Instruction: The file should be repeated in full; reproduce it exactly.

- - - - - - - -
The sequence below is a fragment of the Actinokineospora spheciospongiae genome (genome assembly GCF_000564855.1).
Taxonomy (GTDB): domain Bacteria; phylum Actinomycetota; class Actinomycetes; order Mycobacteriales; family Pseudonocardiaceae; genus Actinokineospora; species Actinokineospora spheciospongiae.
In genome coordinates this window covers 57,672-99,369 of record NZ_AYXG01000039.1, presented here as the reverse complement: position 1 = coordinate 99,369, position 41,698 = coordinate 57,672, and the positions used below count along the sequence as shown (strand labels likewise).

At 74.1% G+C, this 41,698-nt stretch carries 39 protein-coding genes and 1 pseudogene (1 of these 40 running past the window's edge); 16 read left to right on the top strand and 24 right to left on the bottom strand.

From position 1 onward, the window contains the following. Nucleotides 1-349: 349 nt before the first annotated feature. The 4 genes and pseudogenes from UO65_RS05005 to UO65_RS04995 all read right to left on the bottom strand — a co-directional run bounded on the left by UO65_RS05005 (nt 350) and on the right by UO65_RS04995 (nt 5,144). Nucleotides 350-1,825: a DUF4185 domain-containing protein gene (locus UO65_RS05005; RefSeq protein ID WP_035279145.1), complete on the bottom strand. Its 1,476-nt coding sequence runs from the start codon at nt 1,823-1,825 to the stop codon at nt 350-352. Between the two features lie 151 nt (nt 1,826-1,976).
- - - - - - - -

The sequence below is a fragment of the Actinokineospora spheciospongiae genome (genome assembly GCF_000564855.1).
Taxonomy (GTDB): domain Bacteria; phylum Actinomycetota; class Actinomycetes; order Mycobacteriales; family Pseudonocardiaceae; genus Actinokineospora; species Actinokineospora spheciospongiae.
In genome coordinates this window covers 57,672-99,369 of record NZ_AYXG01000039.1, presented here as the reverse complement: position 1 = coordinate 99,369, position 41,698 = coordinate 57,672, and the positions used below count along the sequence as shown (strand labels likewise).

At 74.1% G+C, this 41,698-nt stretch carries 39 protein-coding genes and 1 pseudogene (1 of these 40 running past the window's edge); 16 read left to right on the top strand and 24 right to left on the bottom strand.

From position 1 onward, the window contains the following. Nucleotides 1-349: 349 nt before the first annotated feature. The 4 genes and pseudogenes from UO65_RS05005 to UO65_RS04995 all read right to left on the bottom strand — a co-directional run bounded on the left by UO65_RS05005 (nt 350) and on the right by UO65_RS04995 (nt 5,144). Nucleotides 350-1,825: a DUF4185 domain-containing protein gene (locus UO65_RS05005; RefSeq protein ID WP_035279145.1), complete on the bottom strand. Its 1,476-nt coding sequence runs from the start codon at nt 1,823-1,825 to the stop codon at nt 350-352. Between the two features lie 151 nt (nt 1,826-1,976).